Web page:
It’s a bit odd but when you think of prisoner of war camps from World War 2, it seems likely to think of the rural areas of England away from the populace, not right in the heart of London.
And yet, there were prisoner of war camps within London itself.
Today we’d call them “human shields”, but back then, it was just the most sensible place to put them. And a relic of one such camp still exists in Peckham Rye.
Sadly, most of what was left was removed in 2009, but one war time hut, occupied by Italian prisoners still survives, and is today incongruously, a children’s play area which was welcoming a birthday party when I was there.
Unlike our visions of Prisoner of War camps from the Hollywood movies, while the Peckham Rye camp was indeed surrounded by barbed wire and fences, it was closer to a modern day “open prison” and not at all the sort of nasty environment shown in the movies of their German equivalents.
There was a joke that the high fences were less to keep the Italians in, than the British women out!
As it happened, a large plot of land was set to one side for farming, and were allowed out to go shopping and visit local attractions. They wore a prisoners uniform, and it is presumed there was a nighttime curfew, but other than that, it seems to have been a fairly congenial way to spend the remainder of the war — if you weren’t motivated to want to fight that is.
It might seem odd to have Italian prisoners moved all the way to the UK, but they were were initially held in camps in Eritrea, but due to shortages of labour in Great Britain, many of these men were transported to this country from 1942 onwards to undertake agricul tural work, bomb damage clearance and construction work in the cities.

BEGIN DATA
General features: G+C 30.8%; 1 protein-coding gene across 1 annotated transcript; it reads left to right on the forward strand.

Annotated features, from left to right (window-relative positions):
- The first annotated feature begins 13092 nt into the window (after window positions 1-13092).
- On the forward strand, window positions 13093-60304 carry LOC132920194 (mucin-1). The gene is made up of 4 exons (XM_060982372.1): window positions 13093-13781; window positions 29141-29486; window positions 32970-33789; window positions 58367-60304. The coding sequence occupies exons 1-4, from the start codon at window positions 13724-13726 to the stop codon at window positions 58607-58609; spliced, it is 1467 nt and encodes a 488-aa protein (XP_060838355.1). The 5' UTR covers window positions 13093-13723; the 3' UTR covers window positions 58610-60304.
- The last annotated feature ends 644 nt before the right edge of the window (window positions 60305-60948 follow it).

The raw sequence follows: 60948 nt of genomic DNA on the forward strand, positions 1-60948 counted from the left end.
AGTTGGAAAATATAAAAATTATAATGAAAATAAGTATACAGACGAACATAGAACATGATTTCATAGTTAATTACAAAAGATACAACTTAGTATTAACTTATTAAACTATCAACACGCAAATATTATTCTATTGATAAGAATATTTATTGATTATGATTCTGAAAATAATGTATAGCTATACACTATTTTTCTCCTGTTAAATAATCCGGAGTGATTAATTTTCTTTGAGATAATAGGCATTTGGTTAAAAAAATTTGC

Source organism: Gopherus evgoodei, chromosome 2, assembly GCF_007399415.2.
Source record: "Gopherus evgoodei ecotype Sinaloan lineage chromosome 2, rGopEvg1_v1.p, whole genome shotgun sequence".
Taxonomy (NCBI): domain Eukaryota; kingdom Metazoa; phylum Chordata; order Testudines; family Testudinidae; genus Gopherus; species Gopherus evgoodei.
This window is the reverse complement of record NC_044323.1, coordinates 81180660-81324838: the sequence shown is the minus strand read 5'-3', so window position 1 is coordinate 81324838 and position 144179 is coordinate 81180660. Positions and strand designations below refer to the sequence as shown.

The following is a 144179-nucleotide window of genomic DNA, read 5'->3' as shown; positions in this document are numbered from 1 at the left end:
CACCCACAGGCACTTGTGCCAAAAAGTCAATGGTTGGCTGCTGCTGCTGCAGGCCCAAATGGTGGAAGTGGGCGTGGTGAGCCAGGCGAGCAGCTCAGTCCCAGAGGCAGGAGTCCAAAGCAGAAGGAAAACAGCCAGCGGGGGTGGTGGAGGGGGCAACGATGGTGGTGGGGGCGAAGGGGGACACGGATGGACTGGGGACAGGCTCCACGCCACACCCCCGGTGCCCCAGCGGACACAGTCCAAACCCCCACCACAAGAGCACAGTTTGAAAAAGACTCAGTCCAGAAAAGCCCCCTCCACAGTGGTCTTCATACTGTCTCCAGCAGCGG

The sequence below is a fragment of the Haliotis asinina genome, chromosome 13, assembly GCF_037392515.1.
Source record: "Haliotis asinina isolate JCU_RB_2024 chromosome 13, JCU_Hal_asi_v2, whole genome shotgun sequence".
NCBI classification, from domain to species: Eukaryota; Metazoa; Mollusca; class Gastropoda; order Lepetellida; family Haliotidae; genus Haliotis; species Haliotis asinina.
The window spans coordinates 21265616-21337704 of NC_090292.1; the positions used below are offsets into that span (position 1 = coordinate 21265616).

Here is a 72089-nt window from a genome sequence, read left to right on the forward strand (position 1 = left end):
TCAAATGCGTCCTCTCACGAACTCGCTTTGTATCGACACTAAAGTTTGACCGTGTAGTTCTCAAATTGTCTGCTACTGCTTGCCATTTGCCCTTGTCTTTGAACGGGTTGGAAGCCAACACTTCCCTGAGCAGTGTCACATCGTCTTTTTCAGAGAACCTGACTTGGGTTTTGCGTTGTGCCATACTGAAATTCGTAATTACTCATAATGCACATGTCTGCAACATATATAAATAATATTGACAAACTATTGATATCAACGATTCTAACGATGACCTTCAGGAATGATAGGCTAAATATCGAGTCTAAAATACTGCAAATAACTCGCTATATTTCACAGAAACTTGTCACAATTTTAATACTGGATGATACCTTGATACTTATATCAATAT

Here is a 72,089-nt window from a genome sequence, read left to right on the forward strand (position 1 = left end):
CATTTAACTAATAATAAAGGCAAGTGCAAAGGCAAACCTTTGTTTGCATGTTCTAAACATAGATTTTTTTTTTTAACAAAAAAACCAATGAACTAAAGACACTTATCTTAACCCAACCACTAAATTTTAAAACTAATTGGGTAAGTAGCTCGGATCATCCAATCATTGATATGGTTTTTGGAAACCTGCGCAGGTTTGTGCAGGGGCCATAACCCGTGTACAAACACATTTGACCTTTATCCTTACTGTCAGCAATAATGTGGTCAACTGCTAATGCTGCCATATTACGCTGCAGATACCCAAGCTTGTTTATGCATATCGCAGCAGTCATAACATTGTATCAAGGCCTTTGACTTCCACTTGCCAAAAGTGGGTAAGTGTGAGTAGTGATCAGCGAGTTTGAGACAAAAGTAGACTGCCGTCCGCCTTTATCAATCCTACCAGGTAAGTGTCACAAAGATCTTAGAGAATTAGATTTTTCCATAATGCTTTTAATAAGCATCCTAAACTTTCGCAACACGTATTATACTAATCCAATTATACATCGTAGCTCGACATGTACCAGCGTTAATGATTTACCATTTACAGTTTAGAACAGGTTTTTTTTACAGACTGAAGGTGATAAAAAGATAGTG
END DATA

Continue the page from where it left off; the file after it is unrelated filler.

Some of them build pre-fab homes for returning soldiers.
Rather sadly, the last Prisoner of War hut is likely to follow the rest and be torn down shortly, as the council has approved funding for a replacement building. It might not look much, but it is historic, so you might not have long to stand there and stare at a curious relic of our wartime past.
A final side note, the B&W photo on the display board next to the remaining hut shows the farmed plots of land, but the main open grasslands of the park seem untouched. That seems a shocking waste of “farmland” at a time of austerity, when even Hyde Park was being torn up for food production. Very odd.